gms | German Medical Science

63rd Annual Meeting of the German Society of Neurosurgery (DGNC)
Joint Meeting with the Japanese Neurosurgical Society (JNS)

German Society of Neurosurgery (DGNC)

13 - 16 June 2012, Leipzig

Three-dimensional modelling for posterior fixation in craniocervical instability

Meeting Abstract

  • T. Ohtonari - Dept. of Spinal Surgery, Brain Attack Center Ota Memorial Hospital, Fukuyama, Hiroshima, Japan
  • S. Ota - Dept. of Neurosurgery, Brain Attack Center Ota Memorial Hospital, Fukuyama, Hiroshima, Japan
  • N. Nishihara - Dept. of Spinal Surgery, Brain Attack Center Ota Memorial Hospital, Fukuyama, Hiroshima, Japan
  • K. Suwa - Dept. of Spinal Surgery, Brain Attack Center Ota Memorial Hospital, Fukuyama, Hiroshima, Japan
  • T. Ota - Dept. of Spinal Surgery, Brain Attack Center Ota Memorial Hospital, Fukuyama, Hiroshima, Japan
  • T. Koyama - Clinical Institute for Spinal Disorders, Otsu, Shiga, Japan

Deutsche Gesellschaft für Neurochirurgie. Japanische Gesellschaft für Neurochirurgie. 63. Jahrestagung der Deutschen Gesellschaft für Neurochirurgie (DGNC), Joint Meeting mit der Japanischen Gesellschaft für Neurochirurgie (JNS). Leipzig, 13.-16.06.2012. Düsseldorf: German Medical Science GMS Publishing House; 2012. DocSA.09.01

DOI: 10.3205/12dgnc362, URN: urn:nbn:de:0183-12dgnc3629

Published: June 4, 2012

© 2012 Ohtonari et al.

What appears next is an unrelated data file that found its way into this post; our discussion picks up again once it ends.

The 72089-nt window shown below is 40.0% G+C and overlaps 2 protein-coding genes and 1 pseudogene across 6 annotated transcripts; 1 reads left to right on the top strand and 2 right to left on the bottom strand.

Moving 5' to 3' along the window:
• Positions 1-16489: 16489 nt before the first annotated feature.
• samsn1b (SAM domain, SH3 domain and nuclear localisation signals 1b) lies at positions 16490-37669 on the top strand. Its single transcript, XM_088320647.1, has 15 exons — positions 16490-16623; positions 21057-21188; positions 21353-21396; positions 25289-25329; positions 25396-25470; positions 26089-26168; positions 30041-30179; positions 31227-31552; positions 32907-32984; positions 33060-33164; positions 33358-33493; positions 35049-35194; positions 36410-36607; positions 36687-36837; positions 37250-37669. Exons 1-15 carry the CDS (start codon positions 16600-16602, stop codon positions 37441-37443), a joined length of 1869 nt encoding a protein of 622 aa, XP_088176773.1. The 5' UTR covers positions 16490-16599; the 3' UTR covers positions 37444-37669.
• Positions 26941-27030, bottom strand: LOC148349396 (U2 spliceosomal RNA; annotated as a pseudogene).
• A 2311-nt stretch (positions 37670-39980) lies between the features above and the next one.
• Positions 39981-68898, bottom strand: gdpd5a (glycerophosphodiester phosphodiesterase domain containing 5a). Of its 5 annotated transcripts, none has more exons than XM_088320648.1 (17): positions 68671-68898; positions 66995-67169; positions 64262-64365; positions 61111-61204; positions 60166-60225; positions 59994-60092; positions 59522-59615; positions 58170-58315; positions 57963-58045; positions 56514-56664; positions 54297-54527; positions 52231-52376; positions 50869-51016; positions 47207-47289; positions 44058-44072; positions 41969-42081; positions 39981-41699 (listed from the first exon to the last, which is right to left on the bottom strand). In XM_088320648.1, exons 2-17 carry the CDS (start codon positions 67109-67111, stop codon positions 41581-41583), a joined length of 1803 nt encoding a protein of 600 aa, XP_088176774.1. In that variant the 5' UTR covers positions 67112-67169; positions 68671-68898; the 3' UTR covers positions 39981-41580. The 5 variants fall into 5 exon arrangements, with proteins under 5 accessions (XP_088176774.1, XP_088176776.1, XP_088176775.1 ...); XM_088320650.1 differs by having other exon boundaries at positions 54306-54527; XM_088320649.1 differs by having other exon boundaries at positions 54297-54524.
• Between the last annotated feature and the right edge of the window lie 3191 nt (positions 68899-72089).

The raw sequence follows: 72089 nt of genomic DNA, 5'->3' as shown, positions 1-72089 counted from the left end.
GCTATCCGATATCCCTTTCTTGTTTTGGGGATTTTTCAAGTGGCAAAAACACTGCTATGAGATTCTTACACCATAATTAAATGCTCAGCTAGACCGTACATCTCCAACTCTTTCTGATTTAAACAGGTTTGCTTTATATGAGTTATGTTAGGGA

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Outline

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Objective: When deciding on the optimal surgical strategy for posterior fixation in craniocervical instability, it is essential to obtain precise knowledge of both the location of the vertebral arteries (VA) and the morphology of atlas and axis preoperatively. Herein, we report consecutive 11 operated cases with craniocervical instability in which three-dimensional (3D) models were used for preoperative planning.

Methods: A full-scale 3D model of the craniocervical junction area was created preoperatively for each individual patient. The plaster models were produced by way of a rapid prototyping technique of layered manufacturing, based on multiplaner reconstruction images from 3D computed tomographic (CT) angiography covering an area from the occiput to the middle cervical spine. All patients were placed in supine and reduction position on the CT table. The 3D models were created for a total of 11 patients (5 males and 6 females, age range 32–78 years) with craniocervical instability. The details regarding the diseases of these patients were as follows: rheumatoid arthritis, 4 cases; os odontoideum, 3 cases; odontoid process type II fracture, 1 case; and idiopathic subluxation, 3 cases. We planned each surgical strategy by actually applying implants to these 3D models before surgery. Only the fluoroscope was used as a support tool during the operation.

Results: In the first 2 cases, we installed 3 posterior atlantoaxial transarticular screws (TAS), as described by Magerl. In one of these 2 cases, fixation was performed between the C1 atlas claw and the C2 pedicle screw (PS) on one side. In all the other 9 cases, the applied implants were as follows: C0; 2 midline occipital plates, C1; 13 lateral mass screws (LMS) and 1 atlas claw, C2; 8 PS, 8 laminar screws (LS) and 3 axis claws, C3; 2 LMS, C3/4; 2 TAS, and C4/5; 2 TAS. In all 11 cases, stabilization was achieved in perfect accordance with the preoperative plans, and postoperative courses were good.

Conclusions: Navigation systems are certainly a useful support for the accurate installation of implants in the spine. However, it offers also both palpable technical help and solid reassurance to the surgeon to conduct a preoperative trial installation of implants on a 3D model of the craniocervical complex of the patient. This certainly applies to the posterior fixation of craniocervical instability, and possibly also beyond.